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South Africa

Yearbook 2009

South Africa. According to countryaah, the ruling party ANC leader Jacob Zuma was elected as expected in May, after the ANC again took a big victory in the parliamentary elections. This time, however, the party did not get the two-thirds majority it needed to be able to change the constitution on its own. The ANC received just under 66 percent of the vote and 264 of Parliament's 400 seats. The Democratic Alliance (DA) received just under 17 percent and 67 seats, the newly formed breakaway party from the ANC, Cope, just over 7 percent and 30 seats. After the election, cracks soon arose within Cope and several heavy party representatives jumped off.

The months before the parliamentary elections, a debate had arisen again about Zuma's suitability to lead the country. A court in January gave a clear sign to resume the process against him for suspected corruption in connection with large arms purchases. It was decided that the trial would begin in August - ie after the election. But shortly before the election, prosecutors once again decided to close the prosecution on the grounds that it could not be ruled out that it was presented for political reasons; the same argument as 2008 led the ANC leadership to force Zuma's rival Thabo Mbeki to leave the presidential post.

Jacob Zuma did not get an easy start on his presidential mandate. For the first time in South Africa, the economy backed in over a decade. Quarterly reports of continued decline and an increasing budget deficit showed that the country was in a deep recession. During the third quarter, it reversed again with growth of 0.9 percent, but the recovery was expected to take a long time. The government revoked a contract for the purchase of military aircraft from Airbus for approximately SEK 45 billion, but decided otherwise to try to withdraw from the crisis. Large infrastructure projects got the go-ahead, and the government promised more money for the fight against poverty and unemployment. The dissatisfaction in society over the difficult times grew, and among other things. municipal workers and construction workers strike. In several poor housing areas for blacks, "townships", violent protests erupted in July against unemployment, poor housing and poor sanitary conditions. Hundreds of people were arrested and the government threatened to strike back hard, but President Zuma managed to dampen feelings with promises of improvement.

The high crime rate is one of South Africa's major problems, not least before the next Soccer World Cup held in the country in 2010. A research report on the widespread rape shocked many. Every fourth asked people admitted that he committed rape, half of them more than once and three quarters that it happened the first time already in their teens. The police special force against serious crime was dissolved by the government in January. The decision was suspected to have been made because the force was well over-rated in its investigations against prominent people with good contacts in the ANC leadership, not least against Jacob Zuma himself. A newly formed special force began its work in July.

The controversial former Health Minister Manto Tshabalala-Msimang passed away in December in cancer. She became notorious for recommending healthy diets instead of brake medication in the fight against the HIV virus.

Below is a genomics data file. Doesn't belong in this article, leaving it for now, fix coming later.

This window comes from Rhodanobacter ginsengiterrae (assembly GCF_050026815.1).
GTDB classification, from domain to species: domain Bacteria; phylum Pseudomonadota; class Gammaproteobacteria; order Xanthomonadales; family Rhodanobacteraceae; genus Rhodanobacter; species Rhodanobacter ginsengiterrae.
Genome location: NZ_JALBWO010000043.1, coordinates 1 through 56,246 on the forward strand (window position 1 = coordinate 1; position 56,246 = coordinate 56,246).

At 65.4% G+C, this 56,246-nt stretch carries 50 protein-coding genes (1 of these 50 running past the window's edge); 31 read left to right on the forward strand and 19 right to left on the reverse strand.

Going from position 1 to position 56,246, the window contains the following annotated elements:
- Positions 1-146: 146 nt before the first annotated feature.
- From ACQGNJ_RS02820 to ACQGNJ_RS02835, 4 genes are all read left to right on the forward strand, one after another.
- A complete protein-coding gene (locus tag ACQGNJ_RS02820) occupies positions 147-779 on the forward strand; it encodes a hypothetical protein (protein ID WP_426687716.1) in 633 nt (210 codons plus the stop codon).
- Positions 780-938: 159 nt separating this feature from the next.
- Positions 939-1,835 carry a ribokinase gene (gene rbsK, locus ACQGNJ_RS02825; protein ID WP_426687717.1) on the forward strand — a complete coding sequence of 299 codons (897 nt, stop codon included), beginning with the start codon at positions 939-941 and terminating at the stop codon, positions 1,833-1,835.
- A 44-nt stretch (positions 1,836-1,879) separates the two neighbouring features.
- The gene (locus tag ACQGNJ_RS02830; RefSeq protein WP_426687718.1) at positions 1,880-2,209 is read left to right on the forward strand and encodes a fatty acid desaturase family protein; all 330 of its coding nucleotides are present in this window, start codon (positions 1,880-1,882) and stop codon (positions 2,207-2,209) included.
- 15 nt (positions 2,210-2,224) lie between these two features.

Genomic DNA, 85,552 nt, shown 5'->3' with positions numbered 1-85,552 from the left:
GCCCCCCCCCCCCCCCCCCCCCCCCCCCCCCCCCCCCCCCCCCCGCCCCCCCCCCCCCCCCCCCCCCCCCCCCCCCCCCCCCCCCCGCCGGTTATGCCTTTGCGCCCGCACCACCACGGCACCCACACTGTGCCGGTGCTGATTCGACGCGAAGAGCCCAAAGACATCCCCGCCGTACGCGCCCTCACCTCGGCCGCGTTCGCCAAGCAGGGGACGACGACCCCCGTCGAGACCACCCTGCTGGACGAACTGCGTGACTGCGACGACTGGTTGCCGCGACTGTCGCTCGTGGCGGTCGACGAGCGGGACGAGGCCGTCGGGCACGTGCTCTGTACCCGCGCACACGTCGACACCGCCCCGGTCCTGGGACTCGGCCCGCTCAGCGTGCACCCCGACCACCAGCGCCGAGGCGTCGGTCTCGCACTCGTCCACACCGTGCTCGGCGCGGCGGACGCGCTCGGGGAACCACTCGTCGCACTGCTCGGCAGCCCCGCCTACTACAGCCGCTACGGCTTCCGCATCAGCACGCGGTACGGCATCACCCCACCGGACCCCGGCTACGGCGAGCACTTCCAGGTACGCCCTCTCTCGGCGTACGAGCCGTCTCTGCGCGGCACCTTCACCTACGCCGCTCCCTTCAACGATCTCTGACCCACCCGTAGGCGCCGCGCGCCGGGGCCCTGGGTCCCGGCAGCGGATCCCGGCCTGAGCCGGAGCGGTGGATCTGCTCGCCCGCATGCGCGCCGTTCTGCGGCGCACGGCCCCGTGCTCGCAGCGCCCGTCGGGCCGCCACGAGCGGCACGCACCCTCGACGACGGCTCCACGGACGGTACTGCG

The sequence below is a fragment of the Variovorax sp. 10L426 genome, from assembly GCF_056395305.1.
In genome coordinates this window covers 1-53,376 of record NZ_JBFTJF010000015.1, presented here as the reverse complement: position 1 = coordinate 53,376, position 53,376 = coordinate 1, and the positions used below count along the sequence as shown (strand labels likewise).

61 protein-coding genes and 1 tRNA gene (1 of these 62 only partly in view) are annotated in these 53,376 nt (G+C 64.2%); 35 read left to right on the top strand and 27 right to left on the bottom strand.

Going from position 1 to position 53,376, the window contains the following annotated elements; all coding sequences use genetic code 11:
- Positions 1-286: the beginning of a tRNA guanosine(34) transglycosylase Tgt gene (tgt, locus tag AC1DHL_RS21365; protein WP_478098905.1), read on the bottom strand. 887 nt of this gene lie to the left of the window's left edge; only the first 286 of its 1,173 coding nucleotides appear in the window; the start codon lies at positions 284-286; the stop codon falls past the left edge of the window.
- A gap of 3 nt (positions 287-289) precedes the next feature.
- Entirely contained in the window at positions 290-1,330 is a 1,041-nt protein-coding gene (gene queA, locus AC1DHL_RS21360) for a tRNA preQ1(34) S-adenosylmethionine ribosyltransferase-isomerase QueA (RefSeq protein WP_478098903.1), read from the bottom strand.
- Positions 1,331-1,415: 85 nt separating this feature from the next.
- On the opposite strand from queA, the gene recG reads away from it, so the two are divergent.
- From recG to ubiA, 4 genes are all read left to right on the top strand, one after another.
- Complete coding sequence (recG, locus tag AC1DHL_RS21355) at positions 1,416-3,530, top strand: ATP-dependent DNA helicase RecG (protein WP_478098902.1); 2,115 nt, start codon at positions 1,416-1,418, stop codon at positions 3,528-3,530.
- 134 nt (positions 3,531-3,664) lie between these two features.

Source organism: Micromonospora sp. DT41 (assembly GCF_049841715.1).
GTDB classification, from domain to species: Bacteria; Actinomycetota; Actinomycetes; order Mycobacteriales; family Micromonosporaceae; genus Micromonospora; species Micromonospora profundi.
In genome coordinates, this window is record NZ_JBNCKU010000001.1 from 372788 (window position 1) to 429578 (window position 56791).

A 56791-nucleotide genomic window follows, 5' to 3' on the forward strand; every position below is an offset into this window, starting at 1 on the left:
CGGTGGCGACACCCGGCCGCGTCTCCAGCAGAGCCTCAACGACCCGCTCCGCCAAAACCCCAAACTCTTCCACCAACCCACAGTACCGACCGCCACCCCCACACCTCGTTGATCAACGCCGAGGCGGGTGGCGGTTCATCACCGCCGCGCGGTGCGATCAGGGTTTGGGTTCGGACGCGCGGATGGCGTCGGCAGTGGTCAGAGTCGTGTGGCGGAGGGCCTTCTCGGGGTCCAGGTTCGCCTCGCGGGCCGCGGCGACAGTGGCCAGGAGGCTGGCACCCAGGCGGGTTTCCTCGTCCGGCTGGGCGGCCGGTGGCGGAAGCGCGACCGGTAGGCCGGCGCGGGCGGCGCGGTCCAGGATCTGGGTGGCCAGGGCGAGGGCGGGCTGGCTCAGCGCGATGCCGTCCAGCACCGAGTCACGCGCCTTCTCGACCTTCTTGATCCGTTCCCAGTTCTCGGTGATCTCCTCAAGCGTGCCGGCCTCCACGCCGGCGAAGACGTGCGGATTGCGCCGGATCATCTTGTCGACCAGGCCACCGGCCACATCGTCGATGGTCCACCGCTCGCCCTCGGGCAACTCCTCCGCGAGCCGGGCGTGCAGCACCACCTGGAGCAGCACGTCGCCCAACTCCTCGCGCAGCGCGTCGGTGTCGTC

2009 South Africa

In August 2012, 36 miners were killed by police in a massacre during a strike in Marikana. Furthermore, 2 policemen and 4 others were killed. 78 were injured. The strike illustrated a large number of the problems that continue to exist in South Africa. There was both a strike against the mining company Lonmin and a conflict over the right of organization. A few months ago, the ANC affiliate of the National Union of Mineworkers (NUM) had lost its organizational right after its degree of organization had dropped from 64% to 49% in the mine. Many miners believed that NUM's people were too close to employers. An increasing number of miners instead joined the more militant Association of Mineworkers and Construction Union (AMCU). After the 6-day strike, the strikers were attacked by a special unit of the police that killed 34 workers. The workers were given a pay rise, but at the same time the strikes spread to the rest of the country. By early October, 75,000 miners were on strike. President Jacob Zuma declared dismayed at the massacre and promised to conduct an independent investigation. But the trade union organization COSATU and the South African Communist Party supported the police description of the events and demanded the management of the AMCU arrested.

In July 2013, South Africa condemned the military coup in Egypt and subsequently supported the AU's suspension of the country.

COSATU's largest member union's National Association of Metal Workers (NUMSA) announced in December 2013 that it would not recommend its members to vote on the ANC in the upcoming election. The month after, the union announced that it would seek to form a new working-class collaboration and then seek to form a socialist party that could stand for the 2019 election. Another COSATU faction was given a legal investigation into the possibilities of throwing NUMSA out of COSATU, and in November, NUMSA was excluded.

Also in December 2013, Nelson Mandela died. He was given a statesman's funeral, where state leaders from the western countries who had supported the apartheid regime in their time appeared in large numbers. Some of them good enough just to take selfies.

 

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